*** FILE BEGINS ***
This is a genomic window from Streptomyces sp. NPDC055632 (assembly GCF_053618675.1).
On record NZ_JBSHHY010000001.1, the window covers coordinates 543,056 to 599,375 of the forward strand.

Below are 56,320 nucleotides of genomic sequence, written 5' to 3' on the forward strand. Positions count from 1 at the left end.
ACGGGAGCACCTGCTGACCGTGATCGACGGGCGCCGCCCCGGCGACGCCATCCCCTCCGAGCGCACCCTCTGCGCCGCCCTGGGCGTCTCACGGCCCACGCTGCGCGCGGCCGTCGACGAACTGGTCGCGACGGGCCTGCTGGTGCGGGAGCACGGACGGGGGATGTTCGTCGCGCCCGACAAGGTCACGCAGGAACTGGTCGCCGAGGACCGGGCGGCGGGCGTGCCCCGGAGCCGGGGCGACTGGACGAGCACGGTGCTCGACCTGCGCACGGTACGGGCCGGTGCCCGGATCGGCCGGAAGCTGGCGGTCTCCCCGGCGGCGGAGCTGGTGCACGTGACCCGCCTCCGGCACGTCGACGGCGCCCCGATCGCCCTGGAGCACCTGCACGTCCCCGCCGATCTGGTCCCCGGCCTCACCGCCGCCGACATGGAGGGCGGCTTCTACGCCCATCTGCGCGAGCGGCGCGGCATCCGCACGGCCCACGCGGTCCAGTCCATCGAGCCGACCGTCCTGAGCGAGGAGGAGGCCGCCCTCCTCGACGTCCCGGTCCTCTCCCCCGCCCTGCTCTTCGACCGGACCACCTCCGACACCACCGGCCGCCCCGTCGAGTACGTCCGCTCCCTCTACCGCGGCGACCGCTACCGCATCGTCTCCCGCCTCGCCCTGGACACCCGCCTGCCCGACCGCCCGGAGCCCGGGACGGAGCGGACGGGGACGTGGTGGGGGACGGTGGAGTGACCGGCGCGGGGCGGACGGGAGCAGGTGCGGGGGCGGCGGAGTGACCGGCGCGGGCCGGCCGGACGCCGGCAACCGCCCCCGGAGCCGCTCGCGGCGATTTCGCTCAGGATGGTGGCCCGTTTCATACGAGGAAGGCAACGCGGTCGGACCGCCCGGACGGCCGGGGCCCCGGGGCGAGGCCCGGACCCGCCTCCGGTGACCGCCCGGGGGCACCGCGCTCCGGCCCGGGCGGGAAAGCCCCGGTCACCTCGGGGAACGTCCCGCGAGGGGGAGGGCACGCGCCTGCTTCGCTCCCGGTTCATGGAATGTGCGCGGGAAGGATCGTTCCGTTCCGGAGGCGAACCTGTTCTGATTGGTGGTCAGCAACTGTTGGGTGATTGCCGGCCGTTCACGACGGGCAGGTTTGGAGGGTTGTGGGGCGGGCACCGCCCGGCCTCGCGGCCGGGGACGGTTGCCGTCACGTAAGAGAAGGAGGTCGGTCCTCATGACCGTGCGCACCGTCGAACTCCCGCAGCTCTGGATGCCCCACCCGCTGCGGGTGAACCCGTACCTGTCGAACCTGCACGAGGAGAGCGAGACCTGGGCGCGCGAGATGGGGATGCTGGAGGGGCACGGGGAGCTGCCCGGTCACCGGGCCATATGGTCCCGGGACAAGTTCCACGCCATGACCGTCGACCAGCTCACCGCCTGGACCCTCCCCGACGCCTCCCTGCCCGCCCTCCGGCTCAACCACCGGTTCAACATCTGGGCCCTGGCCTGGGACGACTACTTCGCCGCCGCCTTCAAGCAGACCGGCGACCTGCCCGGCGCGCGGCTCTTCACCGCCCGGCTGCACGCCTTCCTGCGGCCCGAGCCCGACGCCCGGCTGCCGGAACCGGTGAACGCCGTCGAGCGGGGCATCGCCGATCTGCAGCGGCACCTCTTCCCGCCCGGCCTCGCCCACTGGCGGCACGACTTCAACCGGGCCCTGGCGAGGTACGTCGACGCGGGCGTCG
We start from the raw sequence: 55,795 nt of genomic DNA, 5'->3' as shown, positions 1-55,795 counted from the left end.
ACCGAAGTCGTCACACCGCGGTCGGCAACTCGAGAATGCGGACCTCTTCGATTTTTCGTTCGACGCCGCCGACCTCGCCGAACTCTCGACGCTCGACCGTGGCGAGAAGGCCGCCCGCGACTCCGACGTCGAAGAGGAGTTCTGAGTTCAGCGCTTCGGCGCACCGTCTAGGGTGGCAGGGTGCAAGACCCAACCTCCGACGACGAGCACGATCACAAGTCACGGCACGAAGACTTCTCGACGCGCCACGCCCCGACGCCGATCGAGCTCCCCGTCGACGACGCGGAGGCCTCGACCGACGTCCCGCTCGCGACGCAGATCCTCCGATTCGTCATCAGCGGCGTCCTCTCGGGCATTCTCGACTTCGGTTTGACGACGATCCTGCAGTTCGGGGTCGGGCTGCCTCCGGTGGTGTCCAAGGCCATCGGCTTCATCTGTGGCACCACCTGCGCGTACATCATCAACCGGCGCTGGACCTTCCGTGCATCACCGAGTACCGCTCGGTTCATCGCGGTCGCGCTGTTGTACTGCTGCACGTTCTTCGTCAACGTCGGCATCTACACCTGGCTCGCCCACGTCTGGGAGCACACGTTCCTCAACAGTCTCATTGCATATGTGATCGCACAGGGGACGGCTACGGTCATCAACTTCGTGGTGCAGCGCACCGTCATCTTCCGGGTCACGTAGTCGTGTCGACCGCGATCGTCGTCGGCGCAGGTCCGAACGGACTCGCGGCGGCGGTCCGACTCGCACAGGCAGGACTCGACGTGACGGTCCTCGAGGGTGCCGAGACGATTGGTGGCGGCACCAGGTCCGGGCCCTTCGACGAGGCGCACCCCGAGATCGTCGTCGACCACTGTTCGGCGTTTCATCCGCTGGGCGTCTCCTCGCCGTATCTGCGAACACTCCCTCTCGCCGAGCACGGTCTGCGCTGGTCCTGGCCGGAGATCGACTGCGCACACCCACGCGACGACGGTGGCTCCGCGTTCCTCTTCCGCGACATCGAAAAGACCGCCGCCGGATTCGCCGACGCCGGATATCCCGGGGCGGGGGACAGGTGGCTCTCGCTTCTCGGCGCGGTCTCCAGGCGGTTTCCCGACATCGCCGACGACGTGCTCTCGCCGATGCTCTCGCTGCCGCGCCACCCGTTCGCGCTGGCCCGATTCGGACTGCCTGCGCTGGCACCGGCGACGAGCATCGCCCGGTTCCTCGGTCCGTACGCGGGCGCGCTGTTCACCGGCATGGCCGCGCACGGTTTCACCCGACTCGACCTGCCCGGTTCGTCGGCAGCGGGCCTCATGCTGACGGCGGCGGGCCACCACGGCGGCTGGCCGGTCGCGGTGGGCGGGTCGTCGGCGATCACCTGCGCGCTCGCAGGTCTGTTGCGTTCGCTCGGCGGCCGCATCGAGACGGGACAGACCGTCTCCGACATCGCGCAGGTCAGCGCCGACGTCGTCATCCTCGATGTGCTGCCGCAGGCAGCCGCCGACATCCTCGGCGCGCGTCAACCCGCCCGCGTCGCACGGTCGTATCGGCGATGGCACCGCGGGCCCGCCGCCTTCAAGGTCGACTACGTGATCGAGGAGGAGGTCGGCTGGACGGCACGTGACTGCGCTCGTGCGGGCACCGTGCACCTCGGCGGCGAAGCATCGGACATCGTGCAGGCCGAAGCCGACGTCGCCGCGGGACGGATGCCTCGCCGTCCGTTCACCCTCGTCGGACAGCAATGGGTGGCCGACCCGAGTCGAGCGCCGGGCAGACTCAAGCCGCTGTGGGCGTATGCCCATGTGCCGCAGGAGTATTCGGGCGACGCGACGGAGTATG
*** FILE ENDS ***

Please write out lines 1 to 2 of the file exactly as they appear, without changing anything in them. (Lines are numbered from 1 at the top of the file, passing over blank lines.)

This is a genomic window from Streptomyces sp. NPDC055632 (assembly GCF_053618675.1).
On record NZ_JBSHHY010000001.1, the window covers coordinates 543,056 to 599,375 of the forward strand.